I’ve only been in Afghanistan for a few days, and almost everything I own has a light (yet very noticeable) coating of sand. It’s very dry here, and the wind blows dust everywhere. It finds its way into every nook and cranny, wreaking havoc on electronics, and giving all clothing a “just fell down in the dirt” look.
See the pics of the tents I live in, above. A few days ago, there was a rocket attack that killed two people and injured six others, very close to where I’m now staying (which doesn’t make me feel any better.) I wasn’t here when the attack occurred, but I can see where they quickly replaced the walls were the rockets damaged the huts.
The ability to keep pressing on is something I like about the military. Although we lost some people and mourn their loss, people are still going about their duties, engaging in recreation, working hard or having fun. The attacks don’t really stop anything from happening.
Anyway, we had more training today, specifically, about IEDs. (Improvised Explosive Devices.) After class, I walked around the base just to explore it.
If you don’t know much about military installations, they are like little cities. Think of the base commander as the mayor, responsible for every aspect of what happens within his city limits. The commander is responsible for all operations that occur “inside the wire” (on base.)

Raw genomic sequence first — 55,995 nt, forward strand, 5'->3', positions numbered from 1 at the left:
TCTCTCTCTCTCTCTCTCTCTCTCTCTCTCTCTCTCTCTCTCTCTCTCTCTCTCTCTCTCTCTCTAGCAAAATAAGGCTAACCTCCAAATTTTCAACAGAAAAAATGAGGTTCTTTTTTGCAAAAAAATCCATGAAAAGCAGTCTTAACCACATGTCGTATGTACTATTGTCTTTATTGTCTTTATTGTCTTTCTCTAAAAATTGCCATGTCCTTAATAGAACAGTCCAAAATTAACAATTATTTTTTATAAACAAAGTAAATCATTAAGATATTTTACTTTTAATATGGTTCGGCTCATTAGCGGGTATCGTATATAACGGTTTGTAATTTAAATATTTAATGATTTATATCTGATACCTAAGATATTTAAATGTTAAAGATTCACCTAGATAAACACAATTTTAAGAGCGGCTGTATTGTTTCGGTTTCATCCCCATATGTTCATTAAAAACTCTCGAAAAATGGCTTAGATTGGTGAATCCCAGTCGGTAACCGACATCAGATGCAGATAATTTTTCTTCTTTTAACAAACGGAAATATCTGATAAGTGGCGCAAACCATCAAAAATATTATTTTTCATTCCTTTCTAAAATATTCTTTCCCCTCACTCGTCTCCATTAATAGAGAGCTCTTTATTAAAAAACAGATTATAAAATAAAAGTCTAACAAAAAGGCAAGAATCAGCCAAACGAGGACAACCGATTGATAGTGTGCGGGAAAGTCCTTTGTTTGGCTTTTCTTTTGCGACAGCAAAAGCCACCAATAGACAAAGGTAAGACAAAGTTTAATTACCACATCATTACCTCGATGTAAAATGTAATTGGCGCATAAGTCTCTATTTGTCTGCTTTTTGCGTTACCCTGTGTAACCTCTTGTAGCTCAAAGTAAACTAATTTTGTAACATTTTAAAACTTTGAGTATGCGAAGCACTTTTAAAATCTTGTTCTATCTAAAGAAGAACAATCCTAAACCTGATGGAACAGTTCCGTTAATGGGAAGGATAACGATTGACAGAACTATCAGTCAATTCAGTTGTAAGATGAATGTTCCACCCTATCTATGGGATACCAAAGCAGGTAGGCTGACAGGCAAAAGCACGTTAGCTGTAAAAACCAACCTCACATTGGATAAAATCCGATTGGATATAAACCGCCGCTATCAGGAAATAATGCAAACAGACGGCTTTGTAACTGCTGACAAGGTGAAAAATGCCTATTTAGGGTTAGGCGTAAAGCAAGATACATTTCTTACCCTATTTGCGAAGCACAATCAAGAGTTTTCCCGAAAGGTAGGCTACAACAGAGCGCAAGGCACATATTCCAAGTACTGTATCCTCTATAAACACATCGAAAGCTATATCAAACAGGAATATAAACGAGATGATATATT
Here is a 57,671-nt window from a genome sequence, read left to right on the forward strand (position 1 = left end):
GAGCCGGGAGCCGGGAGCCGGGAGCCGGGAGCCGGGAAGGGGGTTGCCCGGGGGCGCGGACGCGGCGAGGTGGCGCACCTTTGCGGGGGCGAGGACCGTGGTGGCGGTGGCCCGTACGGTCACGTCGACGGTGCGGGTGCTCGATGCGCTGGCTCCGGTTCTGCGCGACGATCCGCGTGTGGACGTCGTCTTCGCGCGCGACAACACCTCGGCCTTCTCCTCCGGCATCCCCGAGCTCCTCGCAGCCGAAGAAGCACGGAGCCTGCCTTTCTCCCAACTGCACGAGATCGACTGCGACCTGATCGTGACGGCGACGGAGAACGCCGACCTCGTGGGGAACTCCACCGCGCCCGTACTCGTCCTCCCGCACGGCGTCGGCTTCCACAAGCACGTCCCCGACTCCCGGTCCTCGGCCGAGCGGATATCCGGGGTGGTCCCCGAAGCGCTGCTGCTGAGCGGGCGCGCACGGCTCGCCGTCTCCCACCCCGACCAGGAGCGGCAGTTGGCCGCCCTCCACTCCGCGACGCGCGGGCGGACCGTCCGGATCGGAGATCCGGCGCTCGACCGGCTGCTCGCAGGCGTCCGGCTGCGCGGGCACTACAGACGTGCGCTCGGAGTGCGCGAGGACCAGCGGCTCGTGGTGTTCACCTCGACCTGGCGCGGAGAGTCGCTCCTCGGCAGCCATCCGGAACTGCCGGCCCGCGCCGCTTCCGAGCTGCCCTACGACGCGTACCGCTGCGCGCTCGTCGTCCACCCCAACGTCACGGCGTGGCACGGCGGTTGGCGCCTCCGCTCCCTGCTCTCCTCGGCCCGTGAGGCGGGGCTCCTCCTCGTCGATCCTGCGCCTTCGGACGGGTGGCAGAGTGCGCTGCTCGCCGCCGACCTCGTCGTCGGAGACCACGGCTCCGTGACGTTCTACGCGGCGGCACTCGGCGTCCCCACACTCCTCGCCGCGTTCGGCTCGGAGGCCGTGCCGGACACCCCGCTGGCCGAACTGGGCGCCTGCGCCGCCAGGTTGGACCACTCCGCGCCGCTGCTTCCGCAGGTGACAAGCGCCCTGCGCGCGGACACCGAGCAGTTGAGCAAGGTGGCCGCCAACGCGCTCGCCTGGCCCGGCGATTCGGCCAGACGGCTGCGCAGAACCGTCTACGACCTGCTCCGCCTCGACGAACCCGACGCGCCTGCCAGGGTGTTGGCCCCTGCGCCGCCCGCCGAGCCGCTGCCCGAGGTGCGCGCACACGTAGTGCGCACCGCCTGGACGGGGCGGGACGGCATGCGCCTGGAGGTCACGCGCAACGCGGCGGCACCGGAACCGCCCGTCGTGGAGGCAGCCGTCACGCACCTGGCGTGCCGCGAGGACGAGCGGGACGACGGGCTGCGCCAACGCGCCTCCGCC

Outside the wire, US agencies like the USDA are working with Afghan farmers to help them feed their families. Inside the wire, Bagram has LOTS of fast-food restaurants and several dining facilities to provide healthy meals for Coalition forces.
Outside the wire, some Afghan provinces aren’t safe and some of the civilian population has to worry about being secure before they sleep at night. Inside the wire, every precaution is taken to ensure people are safe. It’s like a gated community (only this gate is topped with concertina wire!) Although the base is not 100% secluded, it’s about as safe as one can feel (given that we’re in the middle of a war.)
Outside the wire, simply obtaining running water is a challenge for some communities. Inside the wire, we’re provided with community showers and given free bottled water so we can remain hydrated in this unforgiving Afghan weather.
Outside the wire, the country is struggling to catch up to the technological standards of other countries, with little established infrastructure to support electricity or computer technology. Inside the wire, we are offered wireless hotspots, and servicemembers spend their free time surfing the net (or, um, updating their personal websites,) using their laptop computers.
You may not know it from looking at the above picture, but life inside the wire really isn’t that bad (at least when compared to life outside.)